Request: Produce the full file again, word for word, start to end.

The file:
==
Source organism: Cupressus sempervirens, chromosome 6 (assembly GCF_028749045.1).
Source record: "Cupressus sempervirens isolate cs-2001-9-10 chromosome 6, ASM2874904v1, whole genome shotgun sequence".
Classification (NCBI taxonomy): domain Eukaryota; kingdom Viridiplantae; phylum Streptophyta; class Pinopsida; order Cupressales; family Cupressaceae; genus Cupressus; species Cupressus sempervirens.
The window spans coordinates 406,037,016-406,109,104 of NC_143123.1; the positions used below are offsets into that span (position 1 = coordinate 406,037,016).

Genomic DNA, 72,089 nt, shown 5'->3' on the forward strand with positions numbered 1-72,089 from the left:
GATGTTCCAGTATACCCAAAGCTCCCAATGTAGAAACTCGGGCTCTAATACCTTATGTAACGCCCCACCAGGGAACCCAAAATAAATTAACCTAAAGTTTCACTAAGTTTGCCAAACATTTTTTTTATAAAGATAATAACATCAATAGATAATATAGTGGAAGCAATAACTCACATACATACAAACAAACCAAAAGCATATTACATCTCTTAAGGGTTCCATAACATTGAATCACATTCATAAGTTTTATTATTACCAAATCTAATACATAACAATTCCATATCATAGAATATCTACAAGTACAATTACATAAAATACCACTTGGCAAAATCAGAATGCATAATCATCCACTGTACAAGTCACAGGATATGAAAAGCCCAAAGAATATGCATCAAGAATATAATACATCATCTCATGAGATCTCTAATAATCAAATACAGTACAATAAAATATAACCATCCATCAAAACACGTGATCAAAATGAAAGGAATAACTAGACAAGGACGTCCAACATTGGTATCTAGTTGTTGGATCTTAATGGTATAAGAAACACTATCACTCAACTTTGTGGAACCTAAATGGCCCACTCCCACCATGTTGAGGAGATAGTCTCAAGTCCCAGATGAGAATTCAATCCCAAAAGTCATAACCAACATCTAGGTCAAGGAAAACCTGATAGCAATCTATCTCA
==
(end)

Source organism: Cupressus sempervirens, chromosome 6 (assembly GCF_028749045.1).
Source record: "Cupressus sempervirens isolate cs-2001-9-10 chromosome 6, ASM2874904v1, whole genome shotgun sequence".
Classification (NCBI taxonomy): domain Eukaryota; kingdom Viridiplantae; phylum Streptophyta; class Pinopsida; order Cupressales; family Cupressaceae; genus Cupressus; species Cupressus sempervirens.
The window spans coordinates 406,037,016-406,109,104 of NC_143123.1; the positions used below are offsets into that span (position 1 = coordinate 406,037,016).

Genomic DNA, 72,089 nt, shown 5'->3' on the forward strand with positions numbered 1-72,089 from the left:
GATGTTCCAGTATACCCAAAGCTCCCAATGTAGAAACTCGGGCTCTAATACCTTATGTAACGCCCCACCAGGGAACCCAAAATAAATTAACCTAAAGTTTCACTAAGTTTGCCAAACATTTTTTTTATAAAGATAATAACATCAATAGATAATATAGTGGAAGCAATAACTCACATACATACAAACAAACCAAAAGCATATTACATCTCTTAAGGGTTCCATAACATTGAATCACATTCATAAGTTTTATTATTACCAAATCTAATACATAACAATTCCATATCATAGAATATCTACAAGTACAATTACATAAAATACCACTTGGCAAAATCAGAATGCATAATCATCCACTGTACAAGTCACAGGATATGAAAAGCCCAAAGAATATGCATCAAGAATATAATACATCATCTCATGAGATCTCTAATAATCAAATACAGTACAATAAAATATAACCATCCATCAAAACACGTGATCAAAATGAAAGGAATAACTAGACAAGGACGTCCAACATTGGTATCTAGTTGTTGGATCTTAATGGTATAAGAAACACTATCACTCAACTTTGTGGAACCTAAATGGCCCACTCCCACCATGTTGAGGAGATAGTCTCAAGTCCCAGATGAGAATTCAATCCCAAAAGTCATAACCAACATCTAGGTCAAGGAAAACCTGATAGCAATCTATCTCA